The Job Guarantee Is Not a Human Capital Program

Now that debates are raging over Bernie Sanders’ proposal for a job guarantee, also known as an “employer of last resort” or ‘ELR’ policy, one bit of skepticism founded on apparent empirical evidence needs to be addressed. The evidence in question is presented in a paper by David Card, Jochen Kluve, and Andrea Weber, all eminent economists (‘CKW’). Card in particular is an honored leader in the profession. His study is cited in criticisms of the idea by Dylan Matthews in Vox, Noah Smith on Bloomberg.Com, and Annie Lowrey in The Atlantic, among others. I explain in this note that the merits of the paper notwithstanding, its results have no relevance to the merits of a job guarantee. To impute such relevance is a category error.

In a nutshell, the framework of CKW is human capital. It treats public employment, to the extent it treats it at all (fewer than 10% of the studies examined pertain to public employment, and none of them are randomized controlled trials), as a temporary intervention aimed at making a worker more qualified for subsequent, permanent employment in the private sector. In this respect, it locates the cause of a worker’s spotty employment record and prospects as resulting from his or her lack of human capital, one aspect of which is work experience. To his credit, Matthews discusses the JG in just these terms, as an effort to employ people with “work barriers.” This is the wrong question.

The broader survey in the paper covers a wide variety of “active labor market programs,” or ALMPs. The value of the interventions depends on the individual’s subsequent employment experience. The extent of labor market slack such workers confront is included as a factor that is indeed found to have noticeable impacts, but the fundamental reality of a labor-surplus economy is glossed over.

We could note that workers who tend suffer employment discrimination or who are bedeviled by occupational segregation (women confined to “women’s work”) will not necessarily benefit from ALMP interventions. Their weak labor market attachment is not their fault. The word “race” does not appear in CKW.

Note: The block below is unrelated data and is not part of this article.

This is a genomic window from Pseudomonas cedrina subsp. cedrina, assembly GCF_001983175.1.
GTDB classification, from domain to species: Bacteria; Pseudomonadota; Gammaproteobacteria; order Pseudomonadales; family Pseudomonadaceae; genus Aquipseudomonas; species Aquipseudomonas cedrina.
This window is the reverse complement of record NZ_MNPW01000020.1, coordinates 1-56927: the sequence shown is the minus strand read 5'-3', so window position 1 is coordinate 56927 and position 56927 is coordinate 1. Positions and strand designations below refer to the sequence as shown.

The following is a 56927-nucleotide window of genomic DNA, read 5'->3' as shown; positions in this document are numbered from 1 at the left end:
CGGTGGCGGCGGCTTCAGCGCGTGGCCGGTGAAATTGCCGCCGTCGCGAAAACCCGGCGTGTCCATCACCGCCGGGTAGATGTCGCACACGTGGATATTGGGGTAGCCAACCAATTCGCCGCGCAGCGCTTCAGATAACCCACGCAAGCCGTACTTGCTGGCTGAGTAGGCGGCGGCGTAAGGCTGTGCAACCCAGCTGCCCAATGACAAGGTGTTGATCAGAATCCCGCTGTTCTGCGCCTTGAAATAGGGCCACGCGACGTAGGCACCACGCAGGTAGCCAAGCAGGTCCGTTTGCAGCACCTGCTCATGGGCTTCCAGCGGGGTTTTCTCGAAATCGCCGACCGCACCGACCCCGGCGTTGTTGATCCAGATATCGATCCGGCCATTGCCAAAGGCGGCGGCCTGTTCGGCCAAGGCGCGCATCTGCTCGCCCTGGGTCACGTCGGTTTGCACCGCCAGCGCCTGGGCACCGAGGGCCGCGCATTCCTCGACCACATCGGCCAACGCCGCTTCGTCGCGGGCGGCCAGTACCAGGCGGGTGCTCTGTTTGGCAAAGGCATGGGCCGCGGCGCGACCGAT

A job guarantee would be evaluated very differently. Experiments are conceivable. A JG program would fail to the extent 1) nobody applied for jobs; 2) those who entered the program would voluntarily exit, then go to seed or become otherwise unfit for private employment; 3) it produced no public output of value.

In the first instance, a JG program open to all comers cannot fail. If you show up willing to work, you will have work and income. If your job tenure is ended (with ample notice and portable benefits), it would only be because private sector job openings were abundant. We could imagine termination could be conditional on successful placement in a private sector job–placement, not simply referral. In the event of unsuccessful placement, the door would remain open for a returning worker.

In short, an ELR regime is quite distinct from temporary public employment in a labor-surplus economy, one where the surplus is fomented as a perverse public policy for the sake of controlling inflation and maintaining labor discipline.

Human capital policies are not necessarily without value. In this regard, the paper is carefully done and has useful pointers to relatively fruitful approaches. But ALMPs remain a horse of a different color from an ELR regime.


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